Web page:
• How much paper does the MFP hold? Even if you have a small office, you should definitely look for an MFP with proper paper handling capabilities. You need a capacity of at least a couple hundred sheets if you want to avoid constant refilling of paper trays. If your volume is much higher, you may want to consider an optional large capacity paper tray. Also remember to ask if you can add additional paper storage devices as your business printing and copying needs increase.

• How does a new model compare to my old one? Before purchasing any product, ask your dealer for a side-by-side comparison with the “old” product you use today. This will bring the differences between the old and new model into clear focus and help you make an educated decision. Be sure to ask about features that your old MFP or copier does not have that you would like to add to your new MFP.

• Should you purchase a maintenance agreement? Today’s maintenance agreements usually include all service and all consumables (with the exception of paper in most cases), but can vary greatly in regards to replacement guarantees, in which the dealer will replace the equipment if it’s not performing to your satisfaction with a comparably equipped unit. Usually the dealer will be given a set period of time in the maintenance agreement to address the problem, and if they can’t get it resolved, you will want to have the option to replace it.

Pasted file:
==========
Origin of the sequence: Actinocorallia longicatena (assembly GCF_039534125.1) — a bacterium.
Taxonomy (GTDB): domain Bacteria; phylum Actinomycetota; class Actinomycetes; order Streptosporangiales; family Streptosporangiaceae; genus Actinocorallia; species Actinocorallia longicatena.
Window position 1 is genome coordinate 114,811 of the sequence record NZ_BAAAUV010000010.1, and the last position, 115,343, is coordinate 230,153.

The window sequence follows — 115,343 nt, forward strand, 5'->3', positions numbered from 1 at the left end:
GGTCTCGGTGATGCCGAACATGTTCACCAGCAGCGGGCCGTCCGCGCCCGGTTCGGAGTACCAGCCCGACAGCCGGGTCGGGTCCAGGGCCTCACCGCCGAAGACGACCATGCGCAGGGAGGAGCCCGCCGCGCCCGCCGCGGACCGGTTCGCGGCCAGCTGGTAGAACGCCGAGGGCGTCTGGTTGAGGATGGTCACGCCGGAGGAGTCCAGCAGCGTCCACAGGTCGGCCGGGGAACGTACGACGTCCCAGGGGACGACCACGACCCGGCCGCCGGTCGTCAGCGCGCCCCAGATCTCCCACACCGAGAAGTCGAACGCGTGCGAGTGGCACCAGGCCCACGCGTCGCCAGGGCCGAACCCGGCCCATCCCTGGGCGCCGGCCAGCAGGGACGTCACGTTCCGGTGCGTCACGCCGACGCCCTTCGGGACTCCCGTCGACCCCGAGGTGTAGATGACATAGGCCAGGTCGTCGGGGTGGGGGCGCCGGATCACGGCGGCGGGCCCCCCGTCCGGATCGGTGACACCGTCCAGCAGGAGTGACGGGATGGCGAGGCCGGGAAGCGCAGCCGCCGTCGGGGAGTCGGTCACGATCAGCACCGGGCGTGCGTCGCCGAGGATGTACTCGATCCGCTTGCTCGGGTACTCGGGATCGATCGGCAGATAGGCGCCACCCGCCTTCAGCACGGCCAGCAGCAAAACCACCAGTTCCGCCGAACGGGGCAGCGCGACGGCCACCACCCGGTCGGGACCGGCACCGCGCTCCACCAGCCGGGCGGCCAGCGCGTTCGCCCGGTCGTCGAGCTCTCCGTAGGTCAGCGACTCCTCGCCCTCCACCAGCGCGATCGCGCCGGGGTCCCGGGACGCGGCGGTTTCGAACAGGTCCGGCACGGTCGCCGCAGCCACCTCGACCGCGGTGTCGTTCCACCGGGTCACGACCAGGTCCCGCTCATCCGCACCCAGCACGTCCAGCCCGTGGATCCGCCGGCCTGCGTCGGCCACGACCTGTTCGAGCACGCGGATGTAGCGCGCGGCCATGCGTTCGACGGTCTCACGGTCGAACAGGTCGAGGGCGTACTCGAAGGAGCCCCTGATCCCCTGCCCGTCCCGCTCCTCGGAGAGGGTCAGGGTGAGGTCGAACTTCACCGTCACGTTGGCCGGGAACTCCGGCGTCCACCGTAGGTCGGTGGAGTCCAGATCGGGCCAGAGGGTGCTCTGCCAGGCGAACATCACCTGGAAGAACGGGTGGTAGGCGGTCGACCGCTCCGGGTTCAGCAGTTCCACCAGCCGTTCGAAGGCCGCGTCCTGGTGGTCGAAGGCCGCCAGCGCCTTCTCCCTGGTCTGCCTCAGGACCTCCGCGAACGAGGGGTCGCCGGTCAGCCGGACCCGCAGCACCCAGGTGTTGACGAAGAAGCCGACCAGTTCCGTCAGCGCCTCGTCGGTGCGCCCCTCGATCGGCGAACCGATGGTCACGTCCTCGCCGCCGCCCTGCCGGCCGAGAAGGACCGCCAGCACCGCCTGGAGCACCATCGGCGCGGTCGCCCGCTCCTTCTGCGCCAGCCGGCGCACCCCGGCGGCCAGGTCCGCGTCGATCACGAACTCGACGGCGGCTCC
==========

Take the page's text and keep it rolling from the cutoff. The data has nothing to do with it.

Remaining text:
Replacement procedures vary widely from one manufacturer to another, so be sure to have the dealer include the replacement guarantee within the maintenance agreement, not within the lease agreement.

This way, the dealer is making the guarantee and therefore is responsible for replacing the equipment.

Mark_Parow_HeadshotMark Parow is president of Envision Net, www.onlinetoner.net. He can be reached at Mark@onlinetoner.net or 904-396-4401.